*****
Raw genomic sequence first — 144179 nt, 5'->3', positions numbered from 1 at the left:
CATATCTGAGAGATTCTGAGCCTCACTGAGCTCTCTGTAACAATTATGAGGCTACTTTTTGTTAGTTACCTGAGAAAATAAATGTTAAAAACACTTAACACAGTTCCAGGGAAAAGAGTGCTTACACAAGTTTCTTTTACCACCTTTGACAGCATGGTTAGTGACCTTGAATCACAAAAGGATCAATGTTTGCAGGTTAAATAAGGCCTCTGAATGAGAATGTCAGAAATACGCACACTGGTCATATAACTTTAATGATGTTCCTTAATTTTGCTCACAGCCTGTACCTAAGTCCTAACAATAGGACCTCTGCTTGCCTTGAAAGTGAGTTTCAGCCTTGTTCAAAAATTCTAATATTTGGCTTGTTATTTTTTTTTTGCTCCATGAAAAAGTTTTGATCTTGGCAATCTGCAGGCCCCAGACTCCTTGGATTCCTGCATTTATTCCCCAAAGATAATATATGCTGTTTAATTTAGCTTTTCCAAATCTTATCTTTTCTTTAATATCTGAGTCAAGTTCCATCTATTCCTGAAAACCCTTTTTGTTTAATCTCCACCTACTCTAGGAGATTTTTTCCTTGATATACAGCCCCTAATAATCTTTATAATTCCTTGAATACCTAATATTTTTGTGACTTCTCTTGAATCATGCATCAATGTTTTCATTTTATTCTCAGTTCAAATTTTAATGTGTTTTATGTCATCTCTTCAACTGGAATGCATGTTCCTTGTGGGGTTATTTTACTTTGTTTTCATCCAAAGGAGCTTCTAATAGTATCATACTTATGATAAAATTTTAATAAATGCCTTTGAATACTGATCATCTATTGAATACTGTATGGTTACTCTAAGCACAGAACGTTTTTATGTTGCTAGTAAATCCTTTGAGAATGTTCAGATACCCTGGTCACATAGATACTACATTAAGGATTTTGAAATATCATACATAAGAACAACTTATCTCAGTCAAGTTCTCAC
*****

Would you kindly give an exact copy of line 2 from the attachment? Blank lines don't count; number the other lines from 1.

CATATCTGAGAGATTCTGAGCCTCACTGAGCTCTCTGTAACAATTATGAGGCTACTTTTTGTTAGTTACCTGAGAAAATAAATGTTAAAAACACTTAACACAGTTCCAGGGAAAAGAGTGCTTACACAAGTTTCTTTTACCACCTTTGACAGCATGGTTAGTGACCTTGAATCACAAAAGGATCAATGTTTGCAGGTTAAATAAGGCCTCTGAATGAGAATGTCAGAAATACGCACACTGGTCATATAACTTTAATGATGTTCCTTAATTTTGCTCACAGCCTGTACCTAAGTCCTAACAATAGGACCTCTGCTTGCCTTGAAAGTGAGTTTCAGCCTTGTTCAAAAATTCTAATATTTGGCTTGTTATTTTTTTTTTGCTCCATGAAAAAGTTTTGATCTTGGCAATCTGCAGGCCCCAGACTCCTTGGATTCCTGCATTTATTCCCCAAAGATAATATATGCTGTTTAATTTAGCTTTTCCAAATCTTATCTTTTCTTTAATATCTGAGTCAAGTTCCATCTATTCCTGAAAACCCTTTTTGTTTAATCTCCACCTACTCTAGGAGATTTTTTCCTTGATATACAGCCCCTAATAATCTTTATAATTCCTTGAATACCTAATATTTTTGTGACTTCTCTTGAATCATGCATCAATGTTTTCATTTTATTCTCAGTTCAAATTTTAATGTGTTTTATGTCATCTCTTCAACTGGAATGCATGTTCCTTGTGGGGTTATTTTACTTTGTTTTCATCCAAAGGAGCTTCTAATAGTATCATACTTATGATAAAATTTTAATAAATGCCTTTGAATACTGATCATCTATTGAATACTGTATGGTTACTCTAAGCACAGAACGTTTTTATGTTGCTAGTAAATCCTTTGAGAATGTTCAGATACCCTGGTCACATAGATACTACATTAAGGATTTTGAAATATCATACATAAGAACAACTTATCTCAGTCAAGTTCTCAC